By Keith Kobland
Providing for the many tastes and nutritional needs of the campus community is all in a day’s work for SU Food Services. Employees there work in a variety of functions. Among them is Bill Geis. For the past 32 years, Geis has worked as a non-food handler in Shaw Hall, cleaning pots and pans. He’s the self-proclaimed mayor of the dining facility, as he gets along with everyone there.
“Bill is a pleasure to work with because of his positive attitude,” says Manager Steve Brandt. “He is always happy to come to work”
For Dominick Valentino, it’s a similar story. For 16 years he’s worked in the dining centers, first at Haven, and now at Ernie Davis Hall. Students see him at the front door greeting them for lunch or dinner. “If they come to the dining center a lot, I get to learn their names and joke with them. One time a student wrote a nice comment about me, which made me feel really good.”
Both Geis and Valentino are part of the fabric that makes up the campus workforce. Both are well known and well liked. Between them they bring nearly a half century of experience to the hill. Their work here is one of the reasons why Arc of Onondaga is recognizing SU Food Services with this year’s Robert D. McAuliffe Community Service Award. The award recognizes a local organization that works to integrate individuals with developmental disabilities into their daily workforce and is dedicated to helping those Arc of Onondaga serves to overcome obstacles.
The award reads:
“SU Food Services employs six Arc individuals at five dining center locations on both a part and full-time basis. Their supervisory staff are extremely supportive and continually go above and beyond to ensure each worker is treated fairly, and with dignity and respect. They make sure all co-workers are cognizant of any potential risks that may arise on the job and are willing to assist if need be, and ensure that all individuals have the support they need for success when new changes are implemented. SU Food Services also employs individuals with disabilities who do not receive supports from Arc of Onondaga, making them, truly, a commendable employer to work for.”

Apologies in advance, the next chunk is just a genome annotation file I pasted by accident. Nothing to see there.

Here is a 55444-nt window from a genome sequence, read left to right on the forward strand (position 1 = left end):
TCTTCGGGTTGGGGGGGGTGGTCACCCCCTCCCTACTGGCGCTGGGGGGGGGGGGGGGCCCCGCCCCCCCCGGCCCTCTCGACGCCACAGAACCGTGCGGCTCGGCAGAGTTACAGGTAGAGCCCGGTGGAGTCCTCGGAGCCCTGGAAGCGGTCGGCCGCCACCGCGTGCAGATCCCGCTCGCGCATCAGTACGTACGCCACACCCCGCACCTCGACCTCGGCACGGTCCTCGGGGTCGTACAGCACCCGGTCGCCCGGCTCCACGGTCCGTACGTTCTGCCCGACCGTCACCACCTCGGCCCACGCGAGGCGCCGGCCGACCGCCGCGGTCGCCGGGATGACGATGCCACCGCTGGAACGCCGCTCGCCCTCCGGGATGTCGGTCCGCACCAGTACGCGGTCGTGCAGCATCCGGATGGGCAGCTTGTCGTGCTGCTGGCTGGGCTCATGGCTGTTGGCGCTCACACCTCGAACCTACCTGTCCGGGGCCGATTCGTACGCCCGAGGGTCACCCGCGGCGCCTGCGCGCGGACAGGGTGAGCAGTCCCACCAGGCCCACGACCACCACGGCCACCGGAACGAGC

According to Brandt, assistance is always provided with paperwork, job-bidding (Valentino successfully bid on his new job as entry checker at Ernie Davis) or computer work needed for the position. ” If we notice that there is a personal issue, we notify family members to make them aware,” according to Brandt.
Staff also go the extra mile. Geis, after 32 years on the job, is retiring this summer. Brandt brought him to human resources to sort out retirement information, even arranging for an attorney to assist in managing Geis’ retirement income.
“We also help guide them to making better choices whether it is a health, personal, or even financial issue.” says Brandt.
But in the end, it’s about people helping people who get the job done. “I like my supervisors and the people that I work with,” says Valentino. “I especially like it when my supervisors trust me with more responsibilities. It makes me feel like I’m doing a good job.”